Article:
News | 11 December 2018

New Oriental Bay paths open for use

New bike and foot paths designed to provide more space for people in busy Oriental Bay were today blessed by Taranaki whānui, and officially opened by Minister of Transport Phil Twyford and Associate Minister of Transport Julie Anne Genter.

Minister of Transport Phil Twyford and Associate Minister of Transport Julie Anne Genter at official opening ceremony of Oriental Bay path

Wellington Mayor Justin Lester, who spoke at the blessing and ribbon cutting, says it is great to see people already making use of the wider new paths, which have been developed by the Council in partnership with the Government and NZ Transport Agency.

“We’re committed to working with the Government and the community to make Wellington a city where it is safer and easier for more people to make more trips by bike and on foot. This project is one of many under way or being planned to make that possible.

“The final design was the result of a lengthy and thorough community engagement process, and we think fairly balances the diverse needs of the thousands of people who have an interest in this popular and very important part of the city,” he says.

The project involved widening the narrow section of shared path between Freyberg Pool and Herd Street and laying a new asphalt bike path and concrete footpath between the pohutukawa trees and the angle-parking.

Work on the 350m section of path started in mid-September, and despite the wet spring, has been completed ahead of the busy summer season as planned.

Bike and pedestrian symbols are in, and sections of green and red surfacing will be added to the bike path in the new year once the asphalt has had time to cure.

The changes have freed up more space for pedestrians on the original section of path adjacent to the seawall, which up till now has been a very busy shared path.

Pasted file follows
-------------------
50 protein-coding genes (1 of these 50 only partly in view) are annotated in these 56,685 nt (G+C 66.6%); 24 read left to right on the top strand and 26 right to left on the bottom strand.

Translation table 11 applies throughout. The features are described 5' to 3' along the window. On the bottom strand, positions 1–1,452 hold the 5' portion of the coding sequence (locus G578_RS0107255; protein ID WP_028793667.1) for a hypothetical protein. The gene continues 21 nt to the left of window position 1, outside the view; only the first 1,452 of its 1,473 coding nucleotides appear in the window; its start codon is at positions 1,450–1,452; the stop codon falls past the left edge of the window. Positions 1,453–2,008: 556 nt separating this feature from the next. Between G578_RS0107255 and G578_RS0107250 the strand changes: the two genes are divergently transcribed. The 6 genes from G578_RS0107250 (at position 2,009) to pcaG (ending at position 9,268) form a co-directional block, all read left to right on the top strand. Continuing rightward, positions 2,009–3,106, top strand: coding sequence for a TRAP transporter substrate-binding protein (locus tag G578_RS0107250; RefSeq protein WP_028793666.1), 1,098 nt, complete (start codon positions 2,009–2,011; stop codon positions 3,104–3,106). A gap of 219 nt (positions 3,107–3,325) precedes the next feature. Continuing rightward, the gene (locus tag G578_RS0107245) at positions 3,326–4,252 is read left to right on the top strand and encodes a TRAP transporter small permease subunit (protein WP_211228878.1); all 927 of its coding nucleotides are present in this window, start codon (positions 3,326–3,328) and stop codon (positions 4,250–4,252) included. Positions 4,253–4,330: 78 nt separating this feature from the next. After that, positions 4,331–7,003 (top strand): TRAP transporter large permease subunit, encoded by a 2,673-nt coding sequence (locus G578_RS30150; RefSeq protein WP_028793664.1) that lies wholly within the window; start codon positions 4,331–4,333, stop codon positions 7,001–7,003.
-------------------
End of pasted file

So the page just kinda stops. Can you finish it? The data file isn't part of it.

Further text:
The electronic counter on the shared path showed a total of 23,159 bike trips during November, an average of 809 a day Monday to Friday, and 670 a day over the weekend.

It recorded 94,440 pedestrians – a weekday average of 2948, and an average daily count of 3697 on weekends.

Cr Sarah Free, the Council’s Portfolio Leader for Walking and Cycling, says it is fantastic to have the new paths in place, and to also see work under way in several locations in Kilbirnie to improve the biking connection from the east.

“Widening this pinch-point and providing more space for people has improved this very popular destination for everyone,” she says. “It has also helped to improve a key section of the scenic and commuter bike route around the harbour.

“I’m looking forward to seeing many more projects like this completed in the next few years as we gradually work to develop a connected citywide bike network. These are transformational projects for our city and I thank the government for their support.”

Cr Free encouraged people riding, and people walking and running, to stick to their respective paths as much as possible. She also urged people to continue to watch out for each other.

“All new lay-outs take time to get used to. Hopefully everyone will be patient and respectful, and continue to move through this area with care.”